‘Amend law to ensure contract workers equal wage, work hours’
A Parliamentary panel has pitched for amending laws for contract labour in the Budget Session to provide for equal wages, working hours and other conditions of services at par with regular employees.
“There is now an urgent need for amendment to the Contract Labour (Regulation and Abolition) Act, 1970, which should be the guiding force for the protection of rights of a huge work force of Contract Labourers in the country in terms of wages, hours of work, holidays and other conditions of service similar to that of regular employees,” Parliamentary Committee on Petitions chaired by Bhagat Singh Koshyari said in a report tabled in Parliament on Friday.
Noting that the country needs not only the urgent redressal of grievances of the Contract Labourers but also making a workable formulation to induce the Contractors and the Principal Employers to adhere to the various provisions of the Act.
The Committee recommend that the government should finalise all the deliberations relating to amendment of the Contract Labour (Regulation and Abolition) Act, 1970.
The Committee said, “(We) expect and trust that self- contained proposals, in the form of a Bill, shall be introduced in the Parliament by the Government during the Budget Session of 2017.”
It recommended that the government focus on coalescing all the existing Labour Laws into one unified piece of legislation with specific provisions covering Labour-Management relations, wages, social security, safety at workplace, welfare provisions, terms and condition of employment, recognition of trade unions, provisions regarding collective bargaining, and above all, enforcement of International Labour Standards. Such a comprehensive legislative enactment would also serve as a model for the State Governments, it said.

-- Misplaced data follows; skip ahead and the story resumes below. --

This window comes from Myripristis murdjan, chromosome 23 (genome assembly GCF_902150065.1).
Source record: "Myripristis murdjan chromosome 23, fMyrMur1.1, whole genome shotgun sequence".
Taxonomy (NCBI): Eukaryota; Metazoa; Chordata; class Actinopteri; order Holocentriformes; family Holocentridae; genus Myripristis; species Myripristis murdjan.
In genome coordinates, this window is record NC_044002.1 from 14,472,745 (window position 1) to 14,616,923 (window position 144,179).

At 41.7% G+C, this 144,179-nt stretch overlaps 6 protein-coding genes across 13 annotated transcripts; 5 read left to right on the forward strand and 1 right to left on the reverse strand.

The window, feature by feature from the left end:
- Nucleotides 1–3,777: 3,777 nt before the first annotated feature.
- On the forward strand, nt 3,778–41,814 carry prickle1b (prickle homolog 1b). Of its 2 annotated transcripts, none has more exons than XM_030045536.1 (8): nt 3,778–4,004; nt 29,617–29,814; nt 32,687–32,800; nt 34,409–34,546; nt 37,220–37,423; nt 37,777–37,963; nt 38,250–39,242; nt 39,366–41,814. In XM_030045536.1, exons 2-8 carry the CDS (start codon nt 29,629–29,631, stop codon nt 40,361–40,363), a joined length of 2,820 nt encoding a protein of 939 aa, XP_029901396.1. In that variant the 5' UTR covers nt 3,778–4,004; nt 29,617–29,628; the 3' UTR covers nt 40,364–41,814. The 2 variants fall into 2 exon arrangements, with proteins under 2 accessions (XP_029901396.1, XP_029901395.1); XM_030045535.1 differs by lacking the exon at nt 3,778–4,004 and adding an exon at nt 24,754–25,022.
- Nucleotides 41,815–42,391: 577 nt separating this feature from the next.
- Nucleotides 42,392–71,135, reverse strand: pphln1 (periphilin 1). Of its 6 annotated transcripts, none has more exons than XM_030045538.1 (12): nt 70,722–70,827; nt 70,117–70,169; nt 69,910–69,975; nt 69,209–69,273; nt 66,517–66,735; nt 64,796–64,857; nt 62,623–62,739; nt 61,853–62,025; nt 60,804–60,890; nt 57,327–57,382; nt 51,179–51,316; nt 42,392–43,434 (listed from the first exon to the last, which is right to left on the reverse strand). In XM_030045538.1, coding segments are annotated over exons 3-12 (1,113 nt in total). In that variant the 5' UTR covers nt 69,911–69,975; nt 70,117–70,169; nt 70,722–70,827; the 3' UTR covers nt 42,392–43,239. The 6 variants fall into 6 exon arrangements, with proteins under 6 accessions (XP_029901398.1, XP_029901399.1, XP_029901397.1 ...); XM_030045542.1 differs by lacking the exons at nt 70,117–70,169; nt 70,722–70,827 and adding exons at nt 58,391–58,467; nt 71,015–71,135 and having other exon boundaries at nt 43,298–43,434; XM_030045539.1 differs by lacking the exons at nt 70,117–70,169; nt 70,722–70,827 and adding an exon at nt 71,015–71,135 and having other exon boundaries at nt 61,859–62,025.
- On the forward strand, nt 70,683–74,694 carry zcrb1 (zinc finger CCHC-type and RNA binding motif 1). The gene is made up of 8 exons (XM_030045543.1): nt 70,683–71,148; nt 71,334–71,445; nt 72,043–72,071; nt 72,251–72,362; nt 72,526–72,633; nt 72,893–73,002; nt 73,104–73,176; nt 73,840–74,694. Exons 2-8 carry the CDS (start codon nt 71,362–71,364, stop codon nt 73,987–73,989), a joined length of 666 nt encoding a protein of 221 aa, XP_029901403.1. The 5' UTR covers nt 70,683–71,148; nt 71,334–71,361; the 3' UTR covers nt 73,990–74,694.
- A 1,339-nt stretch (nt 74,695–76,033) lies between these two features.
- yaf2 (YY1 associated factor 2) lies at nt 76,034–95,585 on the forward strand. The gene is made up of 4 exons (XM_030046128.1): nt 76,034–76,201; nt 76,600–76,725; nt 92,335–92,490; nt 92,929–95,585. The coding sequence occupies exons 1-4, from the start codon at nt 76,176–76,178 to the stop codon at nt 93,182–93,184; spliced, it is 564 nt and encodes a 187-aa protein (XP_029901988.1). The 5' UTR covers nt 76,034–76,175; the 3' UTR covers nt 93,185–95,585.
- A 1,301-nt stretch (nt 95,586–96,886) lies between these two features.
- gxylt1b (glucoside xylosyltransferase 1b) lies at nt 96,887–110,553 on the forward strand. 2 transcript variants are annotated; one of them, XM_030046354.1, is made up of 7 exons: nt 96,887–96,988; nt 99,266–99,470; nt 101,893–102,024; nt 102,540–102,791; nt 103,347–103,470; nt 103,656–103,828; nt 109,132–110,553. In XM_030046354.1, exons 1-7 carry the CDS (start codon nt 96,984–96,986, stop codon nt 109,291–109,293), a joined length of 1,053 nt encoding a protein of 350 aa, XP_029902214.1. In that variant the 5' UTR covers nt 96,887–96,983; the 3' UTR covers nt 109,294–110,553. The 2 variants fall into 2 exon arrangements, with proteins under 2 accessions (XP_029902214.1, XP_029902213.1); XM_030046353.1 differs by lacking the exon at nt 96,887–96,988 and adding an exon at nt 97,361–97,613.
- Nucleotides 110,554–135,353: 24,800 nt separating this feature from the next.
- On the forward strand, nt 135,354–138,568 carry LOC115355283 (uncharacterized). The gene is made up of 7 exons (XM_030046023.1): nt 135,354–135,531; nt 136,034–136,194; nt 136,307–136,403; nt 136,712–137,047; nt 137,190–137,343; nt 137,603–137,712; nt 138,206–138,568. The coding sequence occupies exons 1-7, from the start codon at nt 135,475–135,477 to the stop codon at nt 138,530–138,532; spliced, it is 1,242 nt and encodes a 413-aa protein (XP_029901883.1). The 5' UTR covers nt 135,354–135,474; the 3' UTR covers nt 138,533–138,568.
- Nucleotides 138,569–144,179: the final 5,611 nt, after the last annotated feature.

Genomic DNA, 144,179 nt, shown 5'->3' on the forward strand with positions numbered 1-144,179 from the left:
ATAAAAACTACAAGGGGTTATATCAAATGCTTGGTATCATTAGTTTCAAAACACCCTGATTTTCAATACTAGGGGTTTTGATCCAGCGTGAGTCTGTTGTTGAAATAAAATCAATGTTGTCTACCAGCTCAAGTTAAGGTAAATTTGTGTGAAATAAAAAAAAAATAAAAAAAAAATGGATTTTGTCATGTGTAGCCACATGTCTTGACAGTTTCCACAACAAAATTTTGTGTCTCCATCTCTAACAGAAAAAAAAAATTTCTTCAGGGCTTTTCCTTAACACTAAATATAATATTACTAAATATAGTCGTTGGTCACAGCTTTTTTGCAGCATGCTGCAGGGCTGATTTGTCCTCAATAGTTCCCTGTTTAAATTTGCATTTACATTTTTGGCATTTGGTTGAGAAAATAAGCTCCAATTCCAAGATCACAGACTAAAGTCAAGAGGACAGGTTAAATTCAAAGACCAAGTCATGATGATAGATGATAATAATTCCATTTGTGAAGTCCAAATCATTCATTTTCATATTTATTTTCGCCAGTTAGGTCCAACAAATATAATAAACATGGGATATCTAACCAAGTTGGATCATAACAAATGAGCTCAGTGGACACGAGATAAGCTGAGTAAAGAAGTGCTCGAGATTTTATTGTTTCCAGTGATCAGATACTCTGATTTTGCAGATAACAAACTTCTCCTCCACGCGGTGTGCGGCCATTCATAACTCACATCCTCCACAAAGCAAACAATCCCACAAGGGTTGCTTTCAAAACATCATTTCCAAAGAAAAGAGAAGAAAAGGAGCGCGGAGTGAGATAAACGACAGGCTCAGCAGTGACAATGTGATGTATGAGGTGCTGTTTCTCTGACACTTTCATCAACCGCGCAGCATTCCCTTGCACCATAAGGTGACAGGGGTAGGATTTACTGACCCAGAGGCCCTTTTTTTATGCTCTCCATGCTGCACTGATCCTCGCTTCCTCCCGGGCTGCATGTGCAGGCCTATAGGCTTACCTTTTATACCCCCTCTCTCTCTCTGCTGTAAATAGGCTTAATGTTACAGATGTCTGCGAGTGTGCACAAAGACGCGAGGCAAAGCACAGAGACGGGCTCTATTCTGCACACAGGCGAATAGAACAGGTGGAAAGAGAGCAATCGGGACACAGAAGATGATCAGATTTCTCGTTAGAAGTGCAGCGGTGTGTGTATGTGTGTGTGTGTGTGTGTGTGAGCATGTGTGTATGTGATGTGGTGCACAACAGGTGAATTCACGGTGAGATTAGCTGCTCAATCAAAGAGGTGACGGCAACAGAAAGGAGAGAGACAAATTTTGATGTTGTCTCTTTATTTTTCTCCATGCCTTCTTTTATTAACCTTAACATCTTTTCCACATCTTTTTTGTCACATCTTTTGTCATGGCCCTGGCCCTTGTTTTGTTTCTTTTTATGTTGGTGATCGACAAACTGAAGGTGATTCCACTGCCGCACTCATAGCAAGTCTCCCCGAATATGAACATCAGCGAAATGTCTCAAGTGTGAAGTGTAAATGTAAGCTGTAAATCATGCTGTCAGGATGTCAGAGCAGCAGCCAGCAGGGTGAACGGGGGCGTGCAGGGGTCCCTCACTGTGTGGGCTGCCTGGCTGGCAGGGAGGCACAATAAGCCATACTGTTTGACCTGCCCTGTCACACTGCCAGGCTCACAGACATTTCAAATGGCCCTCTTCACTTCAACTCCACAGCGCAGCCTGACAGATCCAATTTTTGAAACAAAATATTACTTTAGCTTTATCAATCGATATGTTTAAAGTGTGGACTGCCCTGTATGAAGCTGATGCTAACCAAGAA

Apart from the provisions contained in the Contract Labour (Regulation and Abolition) Act, 1970, the rights of Contract Labourers are protected by various Labour Laws, the Committee noted.
These include Industrial Disputes Act of 1947; Employees’ Compensation Act of 1923; Employees’ Provident Fund and Miscellaneous Provision Act of 1952; Employees State Insurance Act of 1948; Maternity Benefit Act of 1961; Payment of Wages Act of 1936; Minimum Wages Act of 1948; Equal Remuneration Act of 1976; Payment of Gratuity Act of 1972; Payment of Bonus Act of 1965; Mines Act of 1952; Factories Act of 1948 and so on.
The Committee pointed out that the overall welfare and protection of rights of workers could not be effectively achieved by way of making amendments only to the Contract Labour (Regulation and Abolition) Act, 1970 — in view of the fact that other Labour Laws also deal with various aspects connected with their well being in the form of health, safety and social security.